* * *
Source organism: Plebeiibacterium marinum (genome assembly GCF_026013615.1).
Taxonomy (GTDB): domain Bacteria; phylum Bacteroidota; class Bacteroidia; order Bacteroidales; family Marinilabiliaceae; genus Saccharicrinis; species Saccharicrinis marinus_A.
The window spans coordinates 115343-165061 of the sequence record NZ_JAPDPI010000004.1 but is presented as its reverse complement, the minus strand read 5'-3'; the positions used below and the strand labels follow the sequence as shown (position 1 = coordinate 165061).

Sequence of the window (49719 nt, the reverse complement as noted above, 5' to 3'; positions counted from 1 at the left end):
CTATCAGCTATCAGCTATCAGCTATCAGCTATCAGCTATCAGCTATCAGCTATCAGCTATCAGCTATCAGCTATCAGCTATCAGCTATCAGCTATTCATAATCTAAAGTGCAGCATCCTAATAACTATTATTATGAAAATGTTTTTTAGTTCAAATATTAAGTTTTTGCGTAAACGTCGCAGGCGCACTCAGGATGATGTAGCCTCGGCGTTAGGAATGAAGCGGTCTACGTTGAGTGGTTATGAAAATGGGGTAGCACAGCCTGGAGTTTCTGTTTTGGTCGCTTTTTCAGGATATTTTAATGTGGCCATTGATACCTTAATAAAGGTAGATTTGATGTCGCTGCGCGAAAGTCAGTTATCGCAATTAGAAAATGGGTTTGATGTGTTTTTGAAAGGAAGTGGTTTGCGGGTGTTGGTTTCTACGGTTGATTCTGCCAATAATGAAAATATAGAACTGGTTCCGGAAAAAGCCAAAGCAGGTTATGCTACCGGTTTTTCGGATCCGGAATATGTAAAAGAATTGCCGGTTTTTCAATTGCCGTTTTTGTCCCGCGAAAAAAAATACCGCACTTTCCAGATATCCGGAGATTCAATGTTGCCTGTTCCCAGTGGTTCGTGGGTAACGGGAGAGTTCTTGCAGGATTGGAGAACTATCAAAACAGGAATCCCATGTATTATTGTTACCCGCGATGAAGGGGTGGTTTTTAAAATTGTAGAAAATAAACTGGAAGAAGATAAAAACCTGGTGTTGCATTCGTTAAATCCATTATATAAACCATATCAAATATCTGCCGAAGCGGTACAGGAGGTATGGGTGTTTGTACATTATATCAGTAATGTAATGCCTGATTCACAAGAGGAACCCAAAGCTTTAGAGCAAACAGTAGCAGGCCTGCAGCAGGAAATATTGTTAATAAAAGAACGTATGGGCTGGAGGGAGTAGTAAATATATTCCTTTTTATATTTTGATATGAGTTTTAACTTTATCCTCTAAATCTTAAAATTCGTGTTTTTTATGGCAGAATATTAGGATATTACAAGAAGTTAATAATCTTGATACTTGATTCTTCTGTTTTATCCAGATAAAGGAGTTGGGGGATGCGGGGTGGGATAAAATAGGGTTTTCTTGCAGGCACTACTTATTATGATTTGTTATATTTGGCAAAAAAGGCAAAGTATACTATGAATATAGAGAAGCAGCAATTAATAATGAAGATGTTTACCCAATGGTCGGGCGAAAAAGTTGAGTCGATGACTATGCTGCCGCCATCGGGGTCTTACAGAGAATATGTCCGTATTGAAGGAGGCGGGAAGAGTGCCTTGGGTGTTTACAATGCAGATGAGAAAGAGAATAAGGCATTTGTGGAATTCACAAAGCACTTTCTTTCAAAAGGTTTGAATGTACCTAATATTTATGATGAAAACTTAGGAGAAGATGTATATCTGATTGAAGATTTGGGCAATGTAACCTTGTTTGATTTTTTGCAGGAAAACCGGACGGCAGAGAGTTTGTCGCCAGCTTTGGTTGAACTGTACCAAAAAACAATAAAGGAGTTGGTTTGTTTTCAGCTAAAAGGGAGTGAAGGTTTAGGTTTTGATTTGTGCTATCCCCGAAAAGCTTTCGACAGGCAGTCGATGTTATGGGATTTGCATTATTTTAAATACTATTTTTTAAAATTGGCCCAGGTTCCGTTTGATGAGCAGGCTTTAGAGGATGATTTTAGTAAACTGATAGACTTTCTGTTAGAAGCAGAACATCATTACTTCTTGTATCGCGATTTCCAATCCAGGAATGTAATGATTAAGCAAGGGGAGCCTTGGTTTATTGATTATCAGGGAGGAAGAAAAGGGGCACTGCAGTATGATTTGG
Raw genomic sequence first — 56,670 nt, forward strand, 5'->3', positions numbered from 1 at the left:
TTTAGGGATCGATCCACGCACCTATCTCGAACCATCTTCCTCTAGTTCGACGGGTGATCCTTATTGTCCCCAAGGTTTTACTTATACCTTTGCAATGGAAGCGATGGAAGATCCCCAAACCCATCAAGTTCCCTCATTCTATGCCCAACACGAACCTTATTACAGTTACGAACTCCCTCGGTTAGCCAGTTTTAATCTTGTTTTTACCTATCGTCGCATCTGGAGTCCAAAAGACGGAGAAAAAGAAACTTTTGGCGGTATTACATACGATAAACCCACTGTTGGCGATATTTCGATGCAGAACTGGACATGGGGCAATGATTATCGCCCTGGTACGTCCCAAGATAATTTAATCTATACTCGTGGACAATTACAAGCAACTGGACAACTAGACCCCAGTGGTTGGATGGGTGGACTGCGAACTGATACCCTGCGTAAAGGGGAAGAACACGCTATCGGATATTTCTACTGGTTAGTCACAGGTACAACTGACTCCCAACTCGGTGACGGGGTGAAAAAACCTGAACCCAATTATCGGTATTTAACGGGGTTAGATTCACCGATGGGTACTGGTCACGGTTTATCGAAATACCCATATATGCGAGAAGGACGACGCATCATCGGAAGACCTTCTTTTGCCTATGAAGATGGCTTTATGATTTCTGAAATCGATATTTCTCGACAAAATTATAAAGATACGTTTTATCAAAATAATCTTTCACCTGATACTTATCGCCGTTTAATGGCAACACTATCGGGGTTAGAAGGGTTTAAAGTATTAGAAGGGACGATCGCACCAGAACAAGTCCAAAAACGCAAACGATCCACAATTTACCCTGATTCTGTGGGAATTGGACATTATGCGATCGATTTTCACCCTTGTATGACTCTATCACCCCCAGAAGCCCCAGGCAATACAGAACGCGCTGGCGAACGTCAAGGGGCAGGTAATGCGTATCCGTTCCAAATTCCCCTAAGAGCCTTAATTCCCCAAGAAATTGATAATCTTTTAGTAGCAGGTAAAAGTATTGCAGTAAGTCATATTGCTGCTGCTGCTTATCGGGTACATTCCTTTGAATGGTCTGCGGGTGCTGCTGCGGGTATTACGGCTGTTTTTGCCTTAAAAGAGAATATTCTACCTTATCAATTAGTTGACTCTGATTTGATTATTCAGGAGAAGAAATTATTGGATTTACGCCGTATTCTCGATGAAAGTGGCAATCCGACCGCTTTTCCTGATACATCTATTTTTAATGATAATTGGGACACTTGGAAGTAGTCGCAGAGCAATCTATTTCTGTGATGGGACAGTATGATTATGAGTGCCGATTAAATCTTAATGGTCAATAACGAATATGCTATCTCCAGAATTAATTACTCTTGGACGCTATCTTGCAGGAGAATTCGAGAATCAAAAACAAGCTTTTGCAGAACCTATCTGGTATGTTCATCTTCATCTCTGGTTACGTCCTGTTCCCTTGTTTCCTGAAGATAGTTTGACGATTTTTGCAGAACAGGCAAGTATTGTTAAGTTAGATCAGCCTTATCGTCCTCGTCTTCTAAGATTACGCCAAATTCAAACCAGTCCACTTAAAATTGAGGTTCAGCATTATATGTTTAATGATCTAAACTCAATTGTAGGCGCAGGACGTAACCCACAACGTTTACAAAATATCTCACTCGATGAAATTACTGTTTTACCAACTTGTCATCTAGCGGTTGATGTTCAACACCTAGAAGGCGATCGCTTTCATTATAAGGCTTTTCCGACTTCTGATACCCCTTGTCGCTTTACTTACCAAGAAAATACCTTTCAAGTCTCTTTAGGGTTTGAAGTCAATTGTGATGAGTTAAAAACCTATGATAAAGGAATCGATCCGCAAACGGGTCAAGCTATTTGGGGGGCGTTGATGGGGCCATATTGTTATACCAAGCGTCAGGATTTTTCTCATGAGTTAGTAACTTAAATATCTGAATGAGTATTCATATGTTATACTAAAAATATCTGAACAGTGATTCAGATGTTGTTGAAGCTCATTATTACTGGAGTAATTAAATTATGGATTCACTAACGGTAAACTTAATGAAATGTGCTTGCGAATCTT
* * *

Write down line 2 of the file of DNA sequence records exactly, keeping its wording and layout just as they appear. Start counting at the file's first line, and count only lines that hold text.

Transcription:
Taxonomy (GTDB): domain Bacteria; phylum Bacteroidota; class Bacteroidia; order Bacteroidales; family Marinilabiliaceae; genus Saccharicrinis; species Saccharicrinis marinus_A.